New Procrastination Station reopens with sleek look, organic food

By Mary Reines

Gabrielle Phat/Collegian
Gabrielle Phat/Collegian

The former Procrastination Station located in the W.E.B. Du Bois Library lobby was taken down this summer and replaced by an expanded café on the same floor.

The Peoples Organic Coffee Café Procrastination Station opened on Sept. 3 and is located directly across from the library entrance.

The new café, which took about a year and a half to build, includes a larger menu, more hours and more seating for patrons.  Executive Director of Auxiliary Enterprises Ken Toong likened the café to a Starbucks coffee shop, but said that it has better food.

Toong wants the café to be a place for students to build community, mingle and take a break.  He said it is the only eatery on campus that is open 24 hours a day, five days a week.  The café opens at 11 a.m. on Sunday and closes at 9 p.m. on Friday.  On Saturday, it is open from 9 a.m. to 9 p.m.  Toong hopes that it will eventually be open 24 hours a day all week.

“The hours are great, and it looks pretty nice,” noted Michelle Piantedosi, a communications major.  “I haven’t really tried the food, but it’s a great selection.  I usually just get coffee.”

The café serves coffee from the Peoples Organic company of Minneapolis, and all of the food it serves – including the fruit, bread and meat – is organic.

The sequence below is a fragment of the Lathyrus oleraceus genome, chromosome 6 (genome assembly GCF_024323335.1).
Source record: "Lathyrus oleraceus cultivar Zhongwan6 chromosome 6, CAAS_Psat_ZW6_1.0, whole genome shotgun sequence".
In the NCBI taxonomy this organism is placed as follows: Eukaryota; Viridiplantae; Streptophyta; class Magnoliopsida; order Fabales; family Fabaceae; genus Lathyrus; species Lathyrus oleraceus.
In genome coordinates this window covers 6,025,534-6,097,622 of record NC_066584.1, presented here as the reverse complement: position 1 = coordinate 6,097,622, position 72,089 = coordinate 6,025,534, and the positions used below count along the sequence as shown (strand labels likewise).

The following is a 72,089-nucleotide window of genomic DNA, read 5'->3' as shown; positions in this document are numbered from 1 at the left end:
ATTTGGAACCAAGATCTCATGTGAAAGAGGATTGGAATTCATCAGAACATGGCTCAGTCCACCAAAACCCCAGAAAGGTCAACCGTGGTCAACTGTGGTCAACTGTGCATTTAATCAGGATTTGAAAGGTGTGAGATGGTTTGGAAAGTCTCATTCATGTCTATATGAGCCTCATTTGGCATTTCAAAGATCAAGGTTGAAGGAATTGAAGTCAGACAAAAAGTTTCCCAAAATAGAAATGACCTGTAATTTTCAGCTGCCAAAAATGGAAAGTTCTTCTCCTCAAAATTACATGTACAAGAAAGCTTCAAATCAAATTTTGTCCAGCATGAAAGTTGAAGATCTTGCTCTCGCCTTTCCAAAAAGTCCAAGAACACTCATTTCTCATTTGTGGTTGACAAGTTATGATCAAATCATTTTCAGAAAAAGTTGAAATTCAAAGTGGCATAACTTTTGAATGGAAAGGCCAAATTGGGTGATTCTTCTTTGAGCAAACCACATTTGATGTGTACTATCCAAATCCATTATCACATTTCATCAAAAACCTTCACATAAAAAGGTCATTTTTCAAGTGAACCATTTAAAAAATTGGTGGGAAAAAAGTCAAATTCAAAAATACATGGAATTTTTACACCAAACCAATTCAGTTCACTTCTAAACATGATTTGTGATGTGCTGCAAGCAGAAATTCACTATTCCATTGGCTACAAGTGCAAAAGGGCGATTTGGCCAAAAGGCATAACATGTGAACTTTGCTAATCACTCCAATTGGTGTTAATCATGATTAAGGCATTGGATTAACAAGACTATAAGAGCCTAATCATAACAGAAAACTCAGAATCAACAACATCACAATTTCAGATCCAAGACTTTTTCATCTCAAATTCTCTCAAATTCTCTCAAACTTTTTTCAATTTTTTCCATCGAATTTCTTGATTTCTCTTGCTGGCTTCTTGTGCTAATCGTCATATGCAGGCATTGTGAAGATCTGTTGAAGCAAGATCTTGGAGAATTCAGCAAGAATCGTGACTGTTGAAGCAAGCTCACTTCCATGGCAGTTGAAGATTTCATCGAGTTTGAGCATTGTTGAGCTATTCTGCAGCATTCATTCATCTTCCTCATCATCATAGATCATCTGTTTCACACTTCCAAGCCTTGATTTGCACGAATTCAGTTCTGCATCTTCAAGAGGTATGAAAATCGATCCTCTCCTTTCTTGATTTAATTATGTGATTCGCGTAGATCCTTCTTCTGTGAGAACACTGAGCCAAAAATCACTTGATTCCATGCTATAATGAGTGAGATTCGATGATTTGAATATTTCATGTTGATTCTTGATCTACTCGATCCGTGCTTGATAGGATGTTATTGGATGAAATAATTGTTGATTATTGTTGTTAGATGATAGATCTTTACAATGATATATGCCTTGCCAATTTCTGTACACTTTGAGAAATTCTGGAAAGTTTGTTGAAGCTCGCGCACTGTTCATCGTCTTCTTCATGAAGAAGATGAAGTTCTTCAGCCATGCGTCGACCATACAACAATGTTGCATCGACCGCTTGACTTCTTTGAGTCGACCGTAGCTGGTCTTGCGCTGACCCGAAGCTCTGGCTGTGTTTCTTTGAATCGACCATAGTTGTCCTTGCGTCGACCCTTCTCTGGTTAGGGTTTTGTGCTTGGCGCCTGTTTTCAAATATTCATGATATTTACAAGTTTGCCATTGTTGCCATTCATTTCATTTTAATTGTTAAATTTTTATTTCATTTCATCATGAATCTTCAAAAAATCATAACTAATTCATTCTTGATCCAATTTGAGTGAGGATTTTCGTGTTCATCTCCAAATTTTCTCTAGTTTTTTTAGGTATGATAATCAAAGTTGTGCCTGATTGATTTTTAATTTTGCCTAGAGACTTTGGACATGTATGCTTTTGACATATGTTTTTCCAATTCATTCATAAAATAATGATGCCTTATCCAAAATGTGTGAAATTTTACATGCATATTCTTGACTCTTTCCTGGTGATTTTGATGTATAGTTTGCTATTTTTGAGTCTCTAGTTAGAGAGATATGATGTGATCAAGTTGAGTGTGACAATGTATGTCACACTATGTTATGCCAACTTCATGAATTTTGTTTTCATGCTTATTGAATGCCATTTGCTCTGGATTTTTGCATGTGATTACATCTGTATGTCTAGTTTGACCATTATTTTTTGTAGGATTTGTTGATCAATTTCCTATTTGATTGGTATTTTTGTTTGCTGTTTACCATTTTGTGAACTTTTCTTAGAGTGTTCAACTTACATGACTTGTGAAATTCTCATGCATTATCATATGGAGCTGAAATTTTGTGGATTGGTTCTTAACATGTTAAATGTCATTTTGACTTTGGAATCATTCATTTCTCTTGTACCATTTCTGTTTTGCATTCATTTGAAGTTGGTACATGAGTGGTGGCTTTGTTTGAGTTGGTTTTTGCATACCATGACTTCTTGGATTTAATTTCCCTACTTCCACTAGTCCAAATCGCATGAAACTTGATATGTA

The café cost about $1 million to build and was funded through a joint venture between dining services and the library administration.

It averages about 1,200 patrons a day, which is about 200 more than the old
Procrastination Station averaged last year.

The average daily revenues have also doubled from about $2,300 to about $5,000, according to David Eichstaedt, director of retail dining services.

“It’s such a hot spot,” added Claudia Brown, director of finance for Auxiliary Enterprises.  “It’s doing better than we thought.”

Some students said that they like the new café better than the old station because it offers a larger selection of food and is in a better location.

One student, Yamato Matsusaka, has a similar opinion.  He prefers the new café to the old station.

“I love it.  It’s so much better … better variety of food,” said Yamato Matsusaka, 21, a senior mathematics major.

“The atmosphere is nicer, futuristic, modern… it looks brand new,” added Matsusaka.

Mary Reines can be reached at [email protected].